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[15 SEP 98] GOSFORD GREEN RESIDENTS ASSOCIATION PRESS RELEASE
Gosford Green Re-enactment
Sunday 27 September 1998

The Gosford Green Residents Association are pleased to present a historical pageant to mark the 600th anniversary of an event so momentous that it was recorded by William Shakespeare in his play "Richard II" and affected the monarchies not only in England but across Europe.

King Richard II was the son of Edward the Black Prince who lived in Cheylesmore Manor in Coventry. The Black Prince had several brothers who included John of Gaunt who guided and tutored his 10 year old nephew, Richard, when he became King in 1377.

That was a time of great turmoil in the country with Wat Tyler leading the 'Peasants Revolt'.

Lionel of Antwerp, another of the Black Prince's brothers, believed he was the rightful heir to the throne.

John of Gaunt's son (cousin to King Richard II) began to covert the throne under the pretext of defending it from Lionel of Antwerp. This son was Henry Bollingbroke, Duke of Hereford and Lancaster.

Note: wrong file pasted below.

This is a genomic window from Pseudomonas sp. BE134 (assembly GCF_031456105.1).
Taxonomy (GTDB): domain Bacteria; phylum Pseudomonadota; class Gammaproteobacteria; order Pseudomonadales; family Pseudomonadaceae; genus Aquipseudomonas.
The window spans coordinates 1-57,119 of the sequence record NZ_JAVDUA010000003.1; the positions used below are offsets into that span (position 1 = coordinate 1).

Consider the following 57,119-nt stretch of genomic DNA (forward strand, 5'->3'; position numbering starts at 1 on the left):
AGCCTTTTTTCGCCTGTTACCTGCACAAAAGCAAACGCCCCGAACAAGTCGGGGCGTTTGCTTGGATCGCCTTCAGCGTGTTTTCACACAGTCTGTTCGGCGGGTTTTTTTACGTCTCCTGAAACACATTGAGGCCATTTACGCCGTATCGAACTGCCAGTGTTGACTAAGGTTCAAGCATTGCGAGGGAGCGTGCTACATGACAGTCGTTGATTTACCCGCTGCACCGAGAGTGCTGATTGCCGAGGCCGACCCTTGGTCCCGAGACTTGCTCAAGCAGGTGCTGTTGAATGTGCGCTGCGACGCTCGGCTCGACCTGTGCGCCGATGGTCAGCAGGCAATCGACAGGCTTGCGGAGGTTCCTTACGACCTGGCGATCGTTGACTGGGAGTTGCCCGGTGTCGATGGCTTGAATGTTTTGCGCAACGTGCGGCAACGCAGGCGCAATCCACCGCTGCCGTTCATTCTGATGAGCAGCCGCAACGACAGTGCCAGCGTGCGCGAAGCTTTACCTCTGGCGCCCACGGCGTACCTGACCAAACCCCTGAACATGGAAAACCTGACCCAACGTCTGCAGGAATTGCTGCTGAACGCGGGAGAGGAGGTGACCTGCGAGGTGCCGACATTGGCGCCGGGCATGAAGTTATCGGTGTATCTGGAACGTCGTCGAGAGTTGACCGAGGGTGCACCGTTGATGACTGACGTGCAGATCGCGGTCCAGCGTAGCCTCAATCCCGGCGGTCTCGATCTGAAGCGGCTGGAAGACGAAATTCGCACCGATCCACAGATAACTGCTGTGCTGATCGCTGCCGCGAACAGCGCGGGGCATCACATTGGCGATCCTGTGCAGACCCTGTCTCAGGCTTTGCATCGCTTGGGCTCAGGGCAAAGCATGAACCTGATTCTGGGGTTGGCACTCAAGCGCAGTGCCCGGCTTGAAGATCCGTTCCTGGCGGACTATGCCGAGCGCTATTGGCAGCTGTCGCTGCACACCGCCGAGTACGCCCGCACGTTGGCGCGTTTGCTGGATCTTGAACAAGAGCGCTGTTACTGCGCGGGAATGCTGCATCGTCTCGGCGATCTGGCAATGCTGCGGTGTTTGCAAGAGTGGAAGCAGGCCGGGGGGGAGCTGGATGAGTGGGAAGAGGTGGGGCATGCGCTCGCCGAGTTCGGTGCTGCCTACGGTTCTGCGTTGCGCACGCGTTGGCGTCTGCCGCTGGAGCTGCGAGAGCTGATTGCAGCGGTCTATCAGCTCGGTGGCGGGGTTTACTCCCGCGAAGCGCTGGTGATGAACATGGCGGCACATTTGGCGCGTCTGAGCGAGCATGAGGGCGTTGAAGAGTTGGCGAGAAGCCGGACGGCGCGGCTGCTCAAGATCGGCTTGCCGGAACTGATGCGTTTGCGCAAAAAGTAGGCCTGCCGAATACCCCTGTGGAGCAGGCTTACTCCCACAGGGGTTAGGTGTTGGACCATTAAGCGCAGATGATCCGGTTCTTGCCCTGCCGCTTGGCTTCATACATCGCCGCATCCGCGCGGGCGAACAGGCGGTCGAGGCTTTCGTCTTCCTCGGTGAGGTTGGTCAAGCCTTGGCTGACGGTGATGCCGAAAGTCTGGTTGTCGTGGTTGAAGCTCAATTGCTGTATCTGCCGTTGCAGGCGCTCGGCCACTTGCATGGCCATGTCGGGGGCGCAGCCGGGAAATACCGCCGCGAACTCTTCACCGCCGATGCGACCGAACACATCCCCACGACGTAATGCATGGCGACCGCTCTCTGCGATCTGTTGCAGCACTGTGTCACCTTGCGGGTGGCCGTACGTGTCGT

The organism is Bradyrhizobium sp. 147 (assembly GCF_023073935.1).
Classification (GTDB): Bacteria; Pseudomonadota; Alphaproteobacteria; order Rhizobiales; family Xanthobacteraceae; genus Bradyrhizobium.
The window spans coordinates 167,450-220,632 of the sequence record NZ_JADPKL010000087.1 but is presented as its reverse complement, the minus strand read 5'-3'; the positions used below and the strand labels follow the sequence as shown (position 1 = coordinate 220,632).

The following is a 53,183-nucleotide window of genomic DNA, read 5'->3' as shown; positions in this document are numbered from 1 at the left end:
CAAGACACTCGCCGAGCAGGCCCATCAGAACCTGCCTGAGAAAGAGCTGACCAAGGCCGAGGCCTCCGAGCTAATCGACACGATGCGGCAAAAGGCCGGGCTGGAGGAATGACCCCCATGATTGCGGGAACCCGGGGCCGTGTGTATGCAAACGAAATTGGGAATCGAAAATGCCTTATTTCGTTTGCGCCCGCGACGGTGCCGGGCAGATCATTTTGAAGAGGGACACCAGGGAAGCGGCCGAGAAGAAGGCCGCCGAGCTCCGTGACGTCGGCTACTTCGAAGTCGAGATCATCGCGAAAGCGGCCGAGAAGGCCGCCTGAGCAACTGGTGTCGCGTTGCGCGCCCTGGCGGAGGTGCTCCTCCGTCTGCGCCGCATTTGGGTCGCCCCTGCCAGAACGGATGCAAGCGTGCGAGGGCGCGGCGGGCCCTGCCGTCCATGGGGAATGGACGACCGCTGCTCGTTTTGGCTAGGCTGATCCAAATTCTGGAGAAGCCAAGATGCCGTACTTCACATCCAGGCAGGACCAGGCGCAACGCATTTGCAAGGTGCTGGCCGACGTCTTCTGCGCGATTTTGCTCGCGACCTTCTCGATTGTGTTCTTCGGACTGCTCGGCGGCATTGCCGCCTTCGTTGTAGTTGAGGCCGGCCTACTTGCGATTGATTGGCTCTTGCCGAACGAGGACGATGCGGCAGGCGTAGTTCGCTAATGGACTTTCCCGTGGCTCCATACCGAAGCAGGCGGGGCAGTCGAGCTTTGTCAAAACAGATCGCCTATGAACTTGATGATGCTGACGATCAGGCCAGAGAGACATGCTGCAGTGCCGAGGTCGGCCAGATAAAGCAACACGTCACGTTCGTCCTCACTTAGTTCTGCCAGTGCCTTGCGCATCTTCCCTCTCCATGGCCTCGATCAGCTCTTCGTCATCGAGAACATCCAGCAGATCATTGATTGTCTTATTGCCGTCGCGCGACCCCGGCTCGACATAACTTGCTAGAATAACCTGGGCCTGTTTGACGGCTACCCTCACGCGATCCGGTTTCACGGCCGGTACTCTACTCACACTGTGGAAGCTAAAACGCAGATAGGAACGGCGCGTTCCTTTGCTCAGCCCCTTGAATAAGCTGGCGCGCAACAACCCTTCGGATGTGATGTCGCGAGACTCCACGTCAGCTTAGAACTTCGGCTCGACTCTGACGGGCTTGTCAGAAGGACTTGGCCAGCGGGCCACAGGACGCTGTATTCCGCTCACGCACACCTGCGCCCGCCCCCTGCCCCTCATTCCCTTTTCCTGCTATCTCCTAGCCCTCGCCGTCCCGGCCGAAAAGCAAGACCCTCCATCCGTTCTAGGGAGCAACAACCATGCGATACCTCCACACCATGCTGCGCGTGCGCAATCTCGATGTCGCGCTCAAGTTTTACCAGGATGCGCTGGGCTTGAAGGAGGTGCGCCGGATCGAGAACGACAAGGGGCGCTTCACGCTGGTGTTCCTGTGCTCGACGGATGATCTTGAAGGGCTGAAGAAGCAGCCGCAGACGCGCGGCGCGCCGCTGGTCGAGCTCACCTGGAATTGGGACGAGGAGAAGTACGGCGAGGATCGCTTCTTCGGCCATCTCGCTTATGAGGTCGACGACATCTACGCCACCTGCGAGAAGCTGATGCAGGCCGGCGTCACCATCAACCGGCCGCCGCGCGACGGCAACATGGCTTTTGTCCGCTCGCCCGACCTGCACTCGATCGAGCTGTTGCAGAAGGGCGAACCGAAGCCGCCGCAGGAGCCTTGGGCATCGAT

Thomas Mowbray, Duke of Norfolk, who lived at Caludon Castle, accused Henry Bollingbroke of treason. Henry demanded that he be tried by ordeal of single combat (a duel) with Thomas to the death.

It was for this duel that King Richard II and his wife Isabelle (daughter of Charles VI of France) came to Coventry. It is believed that they made their camp on Ball Hill.

The battle field was chosen as Gosford Green and the two knights presented themselves to the King ready for combat. The King realised that whoever won the duel would still covert his crown and that a civil war was inevitable. Therefore he stopped the duel taking place and decreed that both of the knights should be banished from the kingdom, Thomas for life and Henry for six years.

The peace, however, was short lived as within the year Henry returned to topple Richard from the throne and to crown himself King Henry IV of the House of Lancaster. This act led the country into the War of the Roses. This war lasted until 1485 when the hunchback King Richard III was killed at the Battle of Bosworth Field.

[This event has been supported by: Jaguar Cars plc, Peugeot Motor Co plc, Elliotts Car Accessories Ltd, Astleys Ltd and McCranors (Chartered Accountants)]
    

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